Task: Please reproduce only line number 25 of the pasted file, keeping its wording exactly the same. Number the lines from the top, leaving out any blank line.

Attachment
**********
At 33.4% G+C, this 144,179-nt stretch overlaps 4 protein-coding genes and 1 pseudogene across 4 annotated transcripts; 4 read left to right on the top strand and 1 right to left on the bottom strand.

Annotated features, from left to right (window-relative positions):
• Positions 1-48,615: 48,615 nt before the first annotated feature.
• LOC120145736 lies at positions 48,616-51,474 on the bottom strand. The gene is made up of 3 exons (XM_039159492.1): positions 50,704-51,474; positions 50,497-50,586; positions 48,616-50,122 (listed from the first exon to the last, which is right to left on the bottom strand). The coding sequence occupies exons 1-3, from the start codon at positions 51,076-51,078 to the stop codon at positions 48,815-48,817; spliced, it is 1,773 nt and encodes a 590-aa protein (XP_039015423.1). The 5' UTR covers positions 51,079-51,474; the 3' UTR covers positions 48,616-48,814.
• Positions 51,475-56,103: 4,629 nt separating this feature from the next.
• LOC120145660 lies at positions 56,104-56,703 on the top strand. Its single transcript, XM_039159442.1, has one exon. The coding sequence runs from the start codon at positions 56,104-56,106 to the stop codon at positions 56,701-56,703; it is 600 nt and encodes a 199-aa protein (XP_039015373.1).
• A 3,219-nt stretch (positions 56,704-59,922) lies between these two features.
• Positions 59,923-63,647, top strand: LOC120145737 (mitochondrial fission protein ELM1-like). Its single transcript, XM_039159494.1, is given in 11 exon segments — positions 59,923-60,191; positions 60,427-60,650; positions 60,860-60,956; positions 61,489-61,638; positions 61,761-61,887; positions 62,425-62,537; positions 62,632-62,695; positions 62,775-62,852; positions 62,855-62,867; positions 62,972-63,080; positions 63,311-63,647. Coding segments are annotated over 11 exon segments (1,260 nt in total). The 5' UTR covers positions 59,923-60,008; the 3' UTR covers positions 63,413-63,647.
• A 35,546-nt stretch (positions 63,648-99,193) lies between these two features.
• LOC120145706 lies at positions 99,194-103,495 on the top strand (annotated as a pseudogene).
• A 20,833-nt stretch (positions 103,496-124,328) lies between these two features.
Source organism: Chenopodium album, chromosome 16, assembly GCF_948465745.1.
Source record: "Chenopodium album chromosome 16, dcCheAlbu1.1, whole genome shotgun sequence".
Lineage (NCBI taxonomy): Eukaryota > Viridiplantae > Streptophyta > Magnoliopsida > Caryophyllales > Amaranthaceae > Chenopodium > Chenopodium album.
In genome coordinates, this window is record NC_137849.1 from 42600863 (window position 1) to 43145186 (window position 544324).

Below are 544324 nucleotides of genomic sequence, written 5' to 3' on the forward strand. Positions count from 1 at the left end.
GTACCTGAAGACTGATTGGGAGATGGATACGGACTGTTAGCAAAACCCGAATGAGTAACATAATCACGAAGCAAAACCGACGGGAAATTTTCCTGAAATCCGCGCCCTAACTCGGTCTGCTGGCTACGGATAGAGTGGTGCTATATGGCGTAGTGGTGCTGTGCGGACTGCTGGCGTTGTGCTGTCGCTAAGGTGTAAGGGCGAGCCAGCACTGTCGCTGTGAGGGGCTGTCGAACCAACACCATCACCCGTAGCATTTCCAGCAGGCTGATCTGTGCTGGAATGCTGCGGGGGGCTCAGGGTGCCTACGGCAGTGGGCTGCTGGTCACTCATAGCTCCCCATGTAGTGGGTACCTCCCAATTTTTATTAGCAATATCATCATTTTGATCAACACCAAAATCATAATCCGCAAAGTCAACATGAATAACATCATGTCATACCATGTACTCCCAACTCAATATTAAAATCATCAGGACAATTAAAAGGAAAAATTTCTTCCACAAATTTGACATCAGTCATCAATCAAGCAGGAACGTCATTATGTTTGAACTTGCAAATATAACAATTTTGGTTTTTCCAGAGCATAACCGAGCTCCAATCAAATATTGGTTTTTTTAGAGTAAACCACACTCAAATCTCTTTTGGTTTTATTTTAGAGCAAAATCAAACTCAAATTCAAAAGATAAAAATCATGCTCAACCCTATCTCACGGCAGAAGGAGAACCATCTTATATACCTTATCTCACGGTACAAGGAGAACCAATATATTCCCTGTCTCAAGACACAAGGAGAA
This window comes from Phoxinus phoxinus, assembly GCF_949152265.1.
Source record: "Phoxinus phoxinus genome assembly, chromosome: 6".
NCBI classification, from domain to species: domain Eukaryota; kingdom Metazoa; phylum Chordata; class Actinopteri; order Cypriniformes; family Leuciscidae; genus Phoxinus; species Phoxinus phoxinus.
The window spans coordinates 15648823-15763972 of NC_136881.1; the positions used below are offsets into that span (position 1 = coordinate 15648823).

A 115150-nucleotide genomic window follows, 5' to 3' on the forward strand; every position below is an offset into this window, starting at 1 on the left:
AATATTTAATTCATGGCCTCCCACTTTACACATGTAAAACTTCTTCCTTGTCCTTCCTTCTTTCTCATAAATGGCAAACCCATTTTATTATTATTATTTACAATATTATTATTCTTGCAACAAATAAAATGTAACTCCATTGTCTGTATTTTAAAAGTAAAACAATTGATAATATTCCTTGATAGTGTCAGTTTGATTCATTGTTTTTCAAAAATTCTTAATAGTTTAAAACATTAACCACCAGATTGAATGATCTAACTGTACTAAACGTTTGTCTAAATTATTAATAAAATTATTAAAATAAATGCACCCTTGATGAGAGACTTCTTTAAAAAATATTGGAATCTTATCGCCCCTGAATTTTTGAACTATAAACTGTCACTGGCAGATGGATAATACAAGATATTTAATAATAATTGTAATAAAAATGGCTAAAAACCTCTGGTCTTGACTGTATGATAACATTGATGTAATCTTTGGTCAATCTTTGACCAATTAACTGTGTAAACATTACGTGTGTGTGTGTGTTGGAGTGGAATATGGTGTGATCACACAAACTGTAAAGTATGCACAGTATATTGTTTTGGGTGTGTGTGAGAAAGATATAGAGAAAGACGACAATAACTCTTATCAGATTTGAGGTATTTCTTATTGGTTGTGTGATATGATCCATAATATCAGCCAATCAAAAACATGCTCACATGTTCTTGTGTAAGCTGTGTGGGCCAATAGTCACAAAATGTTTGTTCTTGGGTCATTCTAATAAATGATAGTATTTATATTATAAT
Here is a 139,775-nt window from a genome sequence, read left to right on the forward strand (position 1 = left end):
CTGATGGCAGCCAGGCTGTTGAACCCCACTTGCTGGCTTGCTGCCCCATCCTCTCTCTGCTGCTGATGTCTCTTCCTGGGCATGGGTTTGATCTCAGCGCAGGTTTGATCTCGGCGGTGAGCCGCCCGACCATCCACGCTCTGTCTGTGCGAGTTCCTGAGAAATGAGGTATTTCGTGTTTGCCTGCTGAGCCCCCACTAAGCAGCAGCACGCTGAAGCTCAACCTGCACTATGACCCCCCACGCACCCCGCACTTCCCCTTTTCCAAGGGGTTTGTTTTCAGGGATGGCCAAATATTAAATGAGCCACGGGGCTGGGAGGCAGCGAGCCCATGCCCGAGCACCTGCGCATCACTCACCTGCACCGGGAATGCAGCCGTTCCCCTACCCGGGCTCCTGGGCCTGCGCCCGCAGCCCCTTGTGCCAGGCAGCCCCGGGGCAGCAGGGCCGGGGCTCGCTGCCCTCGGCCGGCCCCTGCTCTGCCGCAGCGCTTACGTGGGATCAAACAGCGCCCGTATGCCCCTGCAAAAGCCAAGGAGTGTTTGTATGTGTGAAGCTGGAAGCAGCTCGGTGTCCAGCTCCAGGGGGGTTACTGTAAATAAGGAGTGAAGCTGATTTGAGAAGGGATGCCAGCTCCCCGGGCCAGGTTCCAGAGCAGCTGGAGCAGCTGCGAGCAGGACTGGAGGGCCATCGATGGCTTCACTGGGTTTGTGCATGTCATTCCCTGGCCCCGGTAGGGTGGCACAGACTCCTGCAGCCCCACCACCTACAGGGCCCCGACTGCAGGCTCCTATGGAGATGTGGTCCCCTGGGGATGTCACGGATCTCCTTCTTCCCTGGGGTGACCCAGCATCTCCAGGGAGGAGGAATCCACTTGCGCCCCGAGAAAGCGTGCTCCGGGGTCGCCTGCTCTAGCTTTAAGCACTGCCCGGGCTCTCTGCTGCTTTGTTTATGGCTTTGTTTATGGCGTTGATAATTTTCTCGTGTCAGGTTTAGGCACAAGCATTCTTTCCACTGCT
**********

CTGATGGCAGCCAGGCTGTTGAACCCCACTTGCTGGCTTGCTGCCCCATCCTCTCTCTGCTGCTGATGTCTCTTCCTGGGCATGGGTTTGATCTCAGCGCAGGTTTGATCTCGGCGGTGAGCCGCCCGACCATCCACGCTCTGTCTGTGCGAGTTCCTGAGAAATGAGGTATTTCGTGTTTGCCTGCTGAGCCCCCACTAAGCAGCAGCACGCTGAAGCTCAACCTGCACTATGACCCCCCACGCACCCCGCACTTCCCCTTTTCCAAGGGGTTTGTTTTCAGGGATGGCCAAATATTAAATGAGCCACGGGGCTGGGAGGCAGCGAGCCCATGCCCGAGCACCTGCGCATCACTCACCTGCACCGGGAATGCAGCCGTTCCCCTACCCGGGCTCCTGGGCCTGCGCCCGCAGCCCCTTGTGCCAGGCAGCCCCGGGGCAGCAGGGCCGGGGCTCGCTGCCCTCGGCCGGCCCCTGCTCTGCCGCAGCGCTTACGTGGGATCAAACAGCGCCCGTATGCCCCTGCAAAAGCCAAGGAGTGTTTGTATGTGTGAAGCTGGAAGCAGCTCGGTGTCCAGCTCCAGGGGGGTTACTGTAAATAAGGAGTGAAGCTGATTTGAGAAGGGATGCCAGCTCCCCGGGCCAGGTTCCAGAGCAGCTGGAGCAGCTGCGAGCAGGACTGGAGGGCCATCGATGGCTTCACTGGGTTTGTGCATGTCATTCCCTGGCCCCGGTAGGGTGGCACAGACTCCTGCAGCCCCACCACCTACAGGGCCCCGACTGCAGGCTCCTATGGAGATGTGGTCCCCTGGGGATGTCACGGATCTCCTTCTTCCCTGGGGTGACCCAGCATCTCCAGGGAGGAGGAATCCACTTGCGCCCCGAGAAAGCGTGCTCCGGGGTCGCCTGCTCTAGCTTTAAGCACTGCCCGGGCTCTCTGCTGCTTTGTTTATGGCTTTGTTTATGGCGTTGATAATTTTCTCGTGTCAGGTTTAGGCACAAGCATTCTTTCCACTGCT